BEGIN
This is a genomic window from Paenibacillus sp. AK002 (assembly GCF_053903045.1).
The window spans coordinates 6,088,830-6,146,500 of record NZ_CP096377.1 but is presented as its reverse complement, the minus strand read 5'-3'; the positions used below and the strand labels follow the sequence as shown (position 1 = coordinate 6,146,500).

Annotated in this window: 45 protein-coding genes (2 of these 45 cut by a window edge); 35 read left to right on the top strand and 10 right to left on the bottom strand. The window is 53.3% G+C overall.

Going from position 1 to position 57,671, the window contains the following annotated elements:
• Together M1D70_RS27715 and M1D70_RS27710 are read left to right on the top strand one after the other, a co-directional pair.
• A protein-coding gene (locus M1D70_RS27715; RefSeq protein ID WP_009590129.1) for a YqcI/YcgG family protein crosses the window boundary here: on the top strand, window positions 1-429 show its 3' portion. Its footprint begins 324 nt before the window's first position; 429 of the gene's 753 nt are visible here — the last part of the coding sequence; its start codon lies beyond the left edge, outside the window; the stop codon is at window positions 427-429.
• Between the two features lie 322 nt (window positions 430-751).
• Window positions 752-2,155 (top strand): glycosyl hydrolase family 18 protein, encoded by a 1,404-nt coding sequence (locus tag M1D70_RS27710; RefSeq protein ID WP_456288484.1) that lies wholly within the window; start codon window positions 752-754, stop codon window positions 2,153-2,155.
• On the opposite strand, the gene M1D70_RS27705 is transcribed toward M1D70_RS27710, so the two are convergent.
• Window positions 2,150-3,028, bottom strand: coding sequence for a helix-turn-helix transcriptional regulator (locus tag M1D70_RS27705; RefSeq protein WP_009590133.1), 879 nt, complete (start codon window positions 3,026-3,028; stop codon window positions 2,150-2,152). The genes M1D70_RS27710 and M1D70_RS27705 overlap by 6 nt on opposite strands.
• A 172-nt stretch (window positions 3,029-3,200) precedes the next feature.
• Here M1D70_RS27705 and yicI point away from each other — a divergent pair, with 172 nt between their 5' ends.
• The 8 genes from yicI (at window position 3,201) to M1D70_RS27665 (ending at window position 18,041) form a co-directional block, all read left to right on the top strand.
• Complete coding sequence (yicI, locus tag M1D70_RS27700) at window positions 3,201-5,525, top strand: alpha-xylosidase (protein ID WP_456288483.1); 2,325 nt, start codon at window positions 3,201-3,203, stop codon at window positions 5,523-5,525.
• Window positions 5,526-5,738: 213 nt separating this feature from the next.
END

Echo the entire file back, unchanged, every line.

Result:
This is a genomic window from Paenibacillus sp. AK002 (assembly GCF_053903045.1).
The window spans coordinates 6,088,830-6,146,500 of record NZ_CP096377.1 but is presented as its reverse complement, the minus strand read 5'-3'; the positions used below and the strand labels follow the sequence as shown (position 1 = coordinate 6,146,500).

Annotated in this window: 45 protein-coding genes (2 of these 45 cut by a window edge); 35 read left to right on the top strand and 10 right to left on the bottom strand. The window is 53.3% G+C overall.

Going from position 1 to position 57,671, the window contains the following annotated elements:
• Together M1D70_RS27715 and M1D70_RS27710 are read left to right on the top strand one after the other, a co-directional pair.
• A protein-coding gene (locus M1D70_RS27715; RefSeq protein ID WP_009590129.1) for a YqcI/YcgG family protein crosses the window boundary here: on the top strand, window positions 1-429 show its 3' portion. Its footprint begins 324 nt before the window's first position; 429 of the gene's 753 nt are visible here — the last part of the coding sequence; its start codon lies beyond the left edge, outside the window; the stop codon is at window positions 427-429.
• Between the two features lie 322 nt (window positions 430-751).
• Window positions 752-2,155 (top strand): glycosyl hydrolase family 18 protein, encoded by a 1,404-nt coding sequence (locus tag M1D70_RS27710; RefSeq protein ID WP_456288484.1) that lies wholly within the window; start codon window positions 752-754, stop codon window positions 2,153-2,155.
• On the opposite strand, the gene M1D70_RS27705 is transcribed toward M1D70_RS27710, so the two are convergent.
• Window positions 2,150-3,028, bottom strand: coding sequence for a helix-turn-helix transcriptional regulator (locus tag M1D70_RS27705; RefSeq protein WP_009590133.1), 879 nt, complete (start codon window positions 3,026-3,028; stop codon window positions 2,150-2,152). The genes M1D70_RS27710 and M1D70_RS27705 overlap by 6 nt on opposite strands.
• A 172-nt stretch (window positions 3,029-3,200) precedes the next feature.
• Here M1D70_RS27705 and yicI point away from each other — a divergent pair, with 172 nt between their 5' ends.
• The 8 genes from yicI (at window position 3,201) to M1D70_RS27665 (ending at window position 18,041) form a co-directional block, all read left to right on the top strand.
• Complete coding sequence (yicI, locus tag M1D70_RS27700) at window positions 3,201-5,525, top strand: alpha-xylosidase (protein ID WP_456288483.1); 2,325 nt, start codon at window positions 3,201-3,203, stop codon at window positions 5,523-5,525.
• Window positions 5,526-5,738: 213 nt separating this feature from the next.